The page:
Many wonder whether creatine causes hair loss, but there’s actually more evidence to suggest that keto causes hair loss.
Recently, Moreno et al. found that 29.6% of keto dieters reported hair fall at 4 months. Contrastingly, 0% of low-calorie dieters reported hair fall at any time during the study.
Interestingly, subjects were only keto for 30-45 days (4-6 weeks). Thus, greater hair fall (seen at 4 months) probably persisted from the ketogenic diet period, which ended over 2 months earlier.
However, only 7.4% of keto subjects reported hair fall one year, which suggests that hair might stop falling out ~10 months after reintroducing carbs. Nonetheless, subjects were only keto for 4-6 weeks, and 2 subjects still experienced hair fall at 12 months (i.e. 10 months later). Thus, hair fall may persist for many months after keto.
Now, we shouldn’t conclude anything about keto and balding yet. After all, this is only one study, and greater hair fall only causes hair loss if the lost hair is not replaced. Alas, Foster et al. actually found greater hair loss on keto.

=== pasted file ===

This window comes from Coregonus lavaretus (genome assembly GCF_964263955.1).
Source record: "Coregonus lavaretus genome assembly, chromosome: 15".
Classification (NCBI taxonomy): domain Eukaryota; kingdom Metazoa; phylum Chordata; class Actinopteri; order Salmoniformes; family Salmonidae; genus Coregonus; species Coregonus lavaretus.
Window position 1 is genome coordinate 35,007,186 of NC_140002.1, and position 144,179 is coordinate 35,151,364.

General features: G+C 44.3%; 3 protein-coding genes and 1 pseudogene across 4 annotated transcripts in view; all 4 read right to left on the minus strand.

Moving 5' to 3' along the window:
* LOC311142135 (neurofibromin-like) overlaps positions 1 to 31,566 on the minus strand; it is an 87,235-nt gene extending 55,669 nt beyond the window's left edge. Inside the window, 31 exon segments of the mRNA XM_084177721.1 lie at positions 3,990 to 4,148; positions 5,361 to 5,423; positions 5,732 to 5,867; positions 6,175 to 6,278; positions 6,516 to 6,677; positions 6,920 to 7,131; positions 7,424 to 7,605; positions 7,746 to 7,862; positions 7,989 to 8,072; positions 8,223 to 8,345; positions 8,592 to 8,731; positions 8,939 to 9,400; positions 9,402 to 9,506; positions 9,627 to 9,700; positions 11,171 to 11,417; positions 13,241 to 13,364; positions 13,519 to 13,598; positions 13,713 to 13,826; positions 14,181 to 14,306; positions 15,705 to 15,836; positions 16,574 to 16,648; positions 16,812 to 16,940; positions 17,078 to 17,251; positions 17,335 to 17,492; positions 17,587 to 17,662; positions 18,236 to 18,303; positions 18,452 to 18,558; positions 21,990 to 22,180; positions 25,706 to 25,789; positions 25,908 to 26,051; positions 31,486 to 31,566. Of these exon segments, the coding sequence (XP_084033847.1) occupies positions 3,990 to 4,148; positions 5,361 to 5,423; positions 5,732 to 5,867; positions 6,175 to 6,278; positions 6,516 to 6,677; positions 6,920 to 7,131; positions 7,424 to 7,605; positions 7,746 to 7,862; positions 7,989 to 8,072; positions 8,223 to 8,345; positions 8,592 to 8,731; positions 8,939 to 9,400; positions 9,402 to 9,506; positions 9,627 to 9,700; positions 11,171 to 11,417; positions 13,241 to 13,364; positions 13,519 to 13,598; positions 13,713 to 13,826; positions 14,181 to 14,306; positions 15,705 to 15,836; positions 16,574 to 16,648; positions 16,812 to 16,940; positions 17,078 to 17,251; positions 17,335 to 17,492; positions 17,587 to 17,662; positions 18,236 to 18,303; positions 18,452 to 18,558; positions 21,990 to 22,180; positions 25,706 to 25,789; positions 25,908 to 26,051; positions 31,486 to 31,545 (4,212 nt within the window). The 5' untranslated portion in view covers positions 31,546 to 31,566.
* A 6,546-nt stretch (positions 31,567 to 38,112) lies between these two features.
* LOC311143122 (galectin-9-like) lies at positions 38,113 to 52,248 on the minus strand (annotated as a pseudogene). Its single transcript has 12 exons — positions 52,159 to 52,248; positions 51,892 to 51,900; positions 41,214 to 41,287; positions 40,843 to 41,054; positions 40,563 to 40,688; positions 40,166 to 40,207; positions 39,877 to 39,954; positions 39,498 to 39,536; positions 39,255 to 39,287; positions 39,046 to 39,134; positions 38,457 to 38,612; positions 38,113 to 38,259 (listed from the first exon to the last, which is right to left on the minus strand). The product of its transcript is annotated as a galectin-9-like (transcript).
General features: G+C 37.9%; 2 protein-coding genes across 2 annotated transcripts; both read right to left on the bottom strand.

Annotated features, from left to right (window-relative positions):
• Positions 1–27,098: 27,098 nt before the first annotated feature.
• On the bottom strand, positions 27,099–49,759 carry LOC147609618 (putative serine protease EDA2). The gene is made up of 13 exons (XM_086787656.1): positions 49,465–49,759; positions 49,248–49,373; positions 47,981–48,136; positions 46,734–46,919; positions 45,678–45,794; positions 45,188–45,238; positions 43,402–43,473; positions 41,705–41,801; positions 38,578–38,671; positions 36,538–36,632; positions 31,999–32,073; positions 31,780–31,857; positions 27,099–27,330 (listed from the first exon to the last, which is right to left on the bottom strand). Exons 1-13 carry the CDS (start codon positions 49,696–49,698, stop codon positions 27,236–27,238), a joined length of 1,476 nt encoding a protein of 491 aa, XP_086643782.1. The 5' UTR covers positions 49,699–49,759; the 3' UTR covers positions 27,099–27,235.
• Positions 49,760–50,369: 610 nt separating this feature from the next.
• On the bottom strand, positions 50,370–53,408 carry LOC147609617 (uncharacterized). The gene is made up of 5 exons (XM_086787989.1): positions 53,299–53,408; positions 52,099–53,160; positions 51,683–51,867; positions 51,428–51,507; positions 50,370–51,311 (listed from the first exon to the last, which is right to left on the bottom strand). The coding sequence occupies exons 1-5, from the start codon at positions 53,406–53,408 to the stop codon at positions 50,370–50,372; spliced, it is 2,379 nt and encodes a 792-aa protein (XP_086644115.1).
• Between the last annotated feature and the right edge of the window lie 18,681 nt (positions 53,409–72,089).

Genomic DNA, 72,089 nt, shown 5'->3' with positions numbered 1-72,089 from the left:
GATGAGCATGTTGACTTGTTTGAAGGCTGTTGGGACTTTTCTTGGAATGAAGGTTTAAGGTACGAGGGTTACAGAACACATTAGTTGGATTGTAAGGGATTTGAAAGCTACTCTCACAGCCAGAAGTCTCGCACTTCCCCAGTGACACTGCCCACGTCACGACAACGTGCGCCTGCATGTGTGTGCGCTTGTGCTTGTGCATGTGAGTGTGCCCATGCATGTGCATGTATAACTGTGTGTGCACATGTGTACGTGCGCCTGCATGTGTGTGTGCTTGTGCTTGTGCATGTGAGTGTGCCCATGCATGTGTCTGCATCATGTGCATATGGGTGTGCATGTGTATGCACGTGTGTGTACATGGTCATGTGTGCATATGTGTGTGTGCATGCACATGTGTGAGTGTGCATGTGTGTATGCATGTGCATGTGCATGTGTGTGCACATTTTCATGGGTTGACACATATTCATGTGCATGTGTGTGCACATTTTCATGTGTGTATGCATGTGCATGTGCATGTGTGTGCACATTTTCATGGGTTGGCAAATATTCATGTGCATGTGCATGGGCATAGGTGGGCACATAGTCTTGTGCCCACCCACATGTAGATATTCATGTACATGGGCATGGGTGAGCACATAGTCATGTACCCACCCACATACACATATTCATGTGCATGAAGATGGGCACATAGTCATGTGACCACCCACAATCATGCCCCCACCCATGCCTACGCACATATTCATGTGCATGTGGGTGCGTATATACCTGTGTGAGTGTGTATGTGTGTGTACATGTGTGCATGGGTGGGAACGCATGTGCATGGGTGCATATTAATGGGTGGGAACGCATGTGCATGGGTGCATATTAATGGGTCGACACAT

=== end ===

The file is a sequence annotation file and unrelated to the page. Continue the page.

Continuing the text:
Indeed, 35.1% of keto dieters lost hair after 6 months. Meanwhile, only 15.5% of low-fat subjects reported hair loss at month 6. This seemingly matches Westman et al.’s findings, in which 10% of keto dieters reported hair loss after 6 months.
Of note, only 15% of keto dieters reported hair loss at 3 months, while 12.4% of low-fat subjects reported the same. Hence, it seems like hair loss was similar at month 3, and more subjects lost hair between months 3 and 6 on keto.
That said, we need to consider adherence to keto. All told, if subjects weren’t *actually* keto, then we can’t say that keto caused the observed hair loss. Looking at adherence, 63% of keto dieters tested positive for urinary ketones at 3 months, and 28% tested positive at 6 months.
As such, 23.8% of adherent keto dieters lost hair at 3 months, while ~50% reported hair loss at 6 months. Paradoxically, only 36 subjects stuck to keto by month 6, but 45 reported hair loss at this time. This matches Moreno’s finding on hair fall, which persisted ~1-2 months after a 4-6 week ketogenic diet stint.